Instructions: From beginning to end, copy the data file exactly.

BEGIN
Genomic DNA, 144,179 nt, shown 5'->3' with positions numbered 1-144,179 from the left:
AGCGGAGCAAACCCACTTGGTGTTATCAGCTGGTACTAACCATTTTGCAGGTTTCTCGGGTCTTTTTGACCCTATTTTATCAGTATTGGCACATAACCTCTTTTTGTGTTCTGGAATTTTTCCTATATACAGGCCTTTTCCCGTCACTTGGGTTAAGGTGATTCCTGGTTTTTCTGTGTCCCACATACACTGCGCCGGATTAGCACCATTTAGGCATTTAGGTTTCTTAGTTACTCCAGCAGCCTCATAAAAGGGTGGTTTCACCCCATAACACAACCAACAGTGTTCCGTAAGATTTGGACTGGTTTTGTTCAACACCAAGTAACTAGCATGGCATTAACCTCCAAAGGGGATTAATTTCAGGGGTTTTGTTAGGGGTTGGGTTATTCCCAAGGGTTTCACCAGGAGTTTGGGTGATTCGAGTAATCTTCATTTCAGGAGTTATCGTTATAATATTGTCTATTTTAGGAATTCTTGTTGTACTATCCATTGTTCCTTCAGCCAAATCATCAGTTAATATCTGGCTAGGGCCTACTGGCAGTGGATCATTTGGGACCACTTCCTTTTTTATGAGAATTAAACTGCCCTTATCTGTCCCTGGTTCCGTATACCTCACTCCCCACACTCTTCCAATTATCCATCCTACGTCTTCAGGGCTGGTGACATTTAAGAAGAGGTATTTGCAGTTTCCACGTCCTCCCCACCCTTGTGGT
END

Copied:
Genomic DNA, 144,179 nt, shown 5'->3' with positions numbered 1-144,179 from the left:
AGCGGAGCAAACCCACTTGGTGTTATCAGCTGGTACTAACCATTTTGCAGGTTTCTCGGGTCTTTTTGACCCTATTTTATCAGTATTGGCACATAACCTCTTTTTGTGTTCTGGAATTTTTCCTATATACAGGCCTTTTCCCGTCACTTGGGTTAAGGTGATTCCTGGTTTTTCTGTGTCCCACATACACTGCGCCGGATTAGCACCATTTAGGCATTTAGGTTTCTTAGTTACTCCAGCAGCCTCATAAAAGGGTGGTTTCACCCCATAACACAACCAACAGTGTTCCGTAAGATTTGGACTGGTTTTGTTCAACACCAAGTAACTAGCATGGCATTAACCTCCAAAGGGGATTAATTTCAGGGGTTTTGTTAGGGGTTGGGTTATTCCCAAGGGTTTCACCAGGAGTTTGGGTGATTCGAGTAATCTTCATTTCAGGAGTTATCGTTATAATATTGTCTATTTTAGGAATTCTTGTTGTACTATCCATTGTTCCTTCAGCCAAATCATCAGTTAATATCTGGCTAGGGCCTACTGGCAGTGGATCATTTGGGACCACTTCCTTTTTTATGAGAATTAAACTGCCCTTATCTGTCCCTGGTTCCGTATACCTCACTCCCCACACTCTTCCAATTATCCATCCTACGTCTTCAGGGCTGGTGACATTTAAGAAGAGGTATTTGCAGTTTCCACGTCCTCCCCACCCTTGTGGT